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Metformin Reduced Long COVID Risk by About 40% vs Placebo in a New Phase 3 Trial


More research is needed to determine whether metformin is also effective in patients with lower body mass index or with previous infection, said researchers.



Outpatient COVID-19 treatment with metformin decreased long COVID incidence by approximately 41% compared to placebo in a new study published in The Lancet Infectious Diseases.1

Researchers from the University of Minnesota conducted the COVID-OUT study to examine whether outpatient COVID-19 treatment with metformin, ivermectin, or fluvoxamine could reduce the risk of long COVID in adults with overweight or obesity.

“The results of this study are important because long COVID can have a significant impact on people’s lives,” said principal investigator Carolyn Bramante, MD, assistant professor at the University of Minnesota Medical School, in a press release.2 “Metformin is an inexpensive, safe and widely available drug, and its use as a preventive measure could have significant public health implications.”

Bramante and colleagues conducted the decentralized, quadruple-blind, parallel-group phase 3 study across 6 US sites. Adults aged 30-85 years with overweight or obesity who had COVID-19 symptoms for less than 7 days and a documented SARS-CoV-2 positive PCR antigen test within 3 days before enrollment were included in the study.1

Participants were randomly assigned to receive metformin plus ivermectin, metformin plus fluvoxamine, metformin plus placebo, ivermectin plus placebo, fluvoxamine plus placebo, or placebo plus placebo.

The primary outcome was severe COVID-19 by day 14 and the secondary outcome was long COVID diagnosis by a health care clinician, according to the study. Researchers noted that because the study was done remotely, “the a priori primary sample was a modified intention-to-treat sample, meaning that participants who did not receive any dose of study treatment were excluded.”1

Between December 30, 2020, and January 28, 2022, investigators assessed 6602 persons for eligibility, of whom 1431 were enrolled. Among 1323 participants in the primary, modified intention-to-treat population, 1126 consented for long-term follow-up and completed at least 1 survey after the assessment for long COVID at day 180 (564 received metformin and 562 received matched placebo).1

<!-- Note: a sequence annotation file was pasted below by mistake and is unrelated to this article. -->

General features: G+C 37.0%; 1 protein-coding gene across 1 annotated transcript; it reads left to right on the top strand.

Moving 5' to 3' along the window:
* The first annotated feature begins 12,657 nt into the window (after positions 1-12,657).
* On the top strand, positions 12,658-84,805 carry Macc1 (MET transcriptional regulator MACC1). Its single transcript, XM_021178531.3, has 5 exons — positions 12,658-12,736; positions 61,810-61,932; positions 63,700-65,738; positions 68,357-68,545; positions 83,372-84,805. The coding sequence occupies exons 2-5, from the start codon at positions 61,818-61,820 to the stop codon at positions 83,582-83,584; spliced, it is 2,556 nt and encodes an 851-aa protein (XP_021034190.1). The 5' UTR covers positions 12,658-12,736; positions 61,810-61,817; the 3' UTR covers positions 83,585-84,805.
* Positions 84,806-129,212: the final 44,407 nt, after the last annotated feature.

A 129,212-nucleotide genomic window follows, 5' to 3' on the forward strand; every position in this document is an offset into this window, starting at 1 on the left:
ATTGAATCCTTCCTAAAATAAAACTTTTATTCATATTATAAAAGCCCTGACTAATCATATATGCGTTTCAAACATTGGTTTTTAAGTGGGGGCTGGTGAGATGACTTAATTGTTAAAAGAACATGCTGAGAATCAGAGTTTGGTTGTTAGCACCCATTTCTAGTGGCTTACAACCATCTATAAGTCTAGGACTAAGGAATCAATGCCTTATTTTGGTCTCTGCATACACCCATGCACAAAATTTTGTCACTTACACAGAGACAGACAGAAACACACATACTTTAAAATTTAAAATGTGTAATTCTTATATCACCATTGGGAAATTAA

Overall, 1074 (95%) of 1126 adults (median age, 45 years; 43.9% women) finished at least 9 months of follow-up or reported a long COVID diagnosis, according to the study results.1 

Investigators observed that among the 1126 participants who consented for long-term follow-up, 93 (8.3%) reported a receipt of long COVID diagnosis by day 300. The cumulative incidence of long COVID by day 300 was 6.3% (95% CI 4.2-8.2) in participants who received metformin and 10.4% (95% CI 7.8-12.9) in those who received placebo (hazard ratio [HR] 0.59, 95% CI 0.39-0.89; P=.012), according to the results.1

“The metformin beneficial effect was consistent across prespecified subgroups,”1 added Bramante and coauthors. They reported a HR of 0.37 (95% CI, 0.15–0.95) when metformin was initiated within 3 days of symptom onset.1

Investigators found no effect on cumulative incidence of long COVID with ivermectin (HR 0.99, 95% CI 0.59-1.64) or fluvoxamine (HR 1.36, 95% CI 0.78-2.34) compared with placebo.1 

“People with long COVID frequently require continued medical treatment or are unable to work for 6 months or longer. Although disease prevention is a public health challenge, taking the next steps to implement metformin as a COVID-19 treatment to prevent long COVID is an urgent public health need,” wrote Bramante et al.1


1. Bramante CT, Buse JB, Liebovitz DM, et al. Outpatient treatment of COVID-19 and incidence of post-COVID-19 condition over 10 months (COVID-OUT): A multicentre, randomised, quadruple-blind, parallel-group, phase 3 trial. Lancet Infect Dis. Published online June 8, 2023. doi:10.1016/S1473-3099(23)00299-2.

2. Study shows metformin lowers the risk of getting long COVID [press release]. Minneapolis, MN: University of Minnesota Medical School; June 9, 2023.

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